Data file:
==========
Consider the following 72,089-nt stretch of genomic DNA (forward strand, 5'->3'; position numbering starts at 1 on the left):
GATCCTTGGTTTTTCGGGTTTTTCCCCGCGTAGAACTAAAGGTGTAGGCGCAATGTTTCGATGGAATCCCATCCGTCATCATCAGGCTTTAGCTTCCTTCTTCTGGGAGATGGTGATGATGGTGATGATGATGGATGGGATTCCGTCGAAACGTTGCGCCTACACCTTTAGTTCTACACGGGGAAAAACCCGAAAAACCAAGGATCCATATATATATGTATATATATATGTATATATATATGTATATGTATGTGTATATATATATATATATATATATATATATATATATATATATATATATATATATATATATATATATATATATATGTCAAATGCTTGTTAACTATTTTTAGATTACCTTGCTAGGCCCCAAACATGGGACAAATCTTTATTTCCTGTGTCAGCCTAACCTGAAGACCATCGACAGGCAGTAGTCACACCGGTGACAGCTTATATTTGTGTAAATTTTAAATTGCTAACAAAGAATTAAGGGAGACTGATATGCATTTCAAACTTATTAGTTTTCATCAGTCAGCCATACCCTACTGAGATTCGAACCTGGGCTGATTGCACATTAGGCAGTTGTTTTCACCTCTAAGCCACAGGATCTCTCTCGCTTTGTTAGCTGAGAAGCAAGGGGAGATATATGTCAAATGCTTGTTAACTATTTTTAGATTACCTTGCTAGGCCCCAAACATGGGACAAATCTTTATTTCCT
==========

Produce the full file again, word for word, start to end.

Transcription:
Consider the following 72,089-nt stretch of genomic DNA (forward strand, 5'->3'; position numbering starts at 1 on the left):
GATCCTTGGTTTTTCGGGTTTTTCCCCGCGTAGAACTAAAGGTGTAGGCGCAATGTTTCGATGGAATCCCATCCGTCATCATCAGGCTTTAGCTTCCTTCTTCTGGGAGATGGTGATGATGGTGATGATGATGGATGGGATTCCGTCGAAACGTTGCGCCTACACCTTTAGTTCTACACGGGGAAAAACCCGAAAAACCAAGGATCCATATATATATGTATATATATATGTATATATATATGTATATGTATGTGTATATATATATATATATATATATATATATATATATATATATATATATATATATATATATATATATATATATATGTCAAATGCTTGTTAACTATTTTTAGATTACCTTGCTAGGCCCCAAACATGGGACAAATCTTTATTTCCTGTGTCAGCCTAACCTGAAGACCATCGACAGGCAGTAGTCACACCGGTGACAGCTTATATTTGTGTAAATTTTAAATTGCTAACAAAGAATTAAGGGAGACTGATATGCATTTCAAACTTATTAGTTTTCATCAGTCAGCCATACCCTACTGAGATTCGAACCTGGGCTGATTGCACATTAGGCAGTTGTTTTCACCTCTAAGCCACAGGATCTCTCTCGCTTTGTTAGCTGAGAAGCAAGGGGAGATATATGTCAAATGCTTGTTAACTATTTTTAGATTACCTTGCTAGGCCCCAAACATGGGACAAATCTTTATTTCCT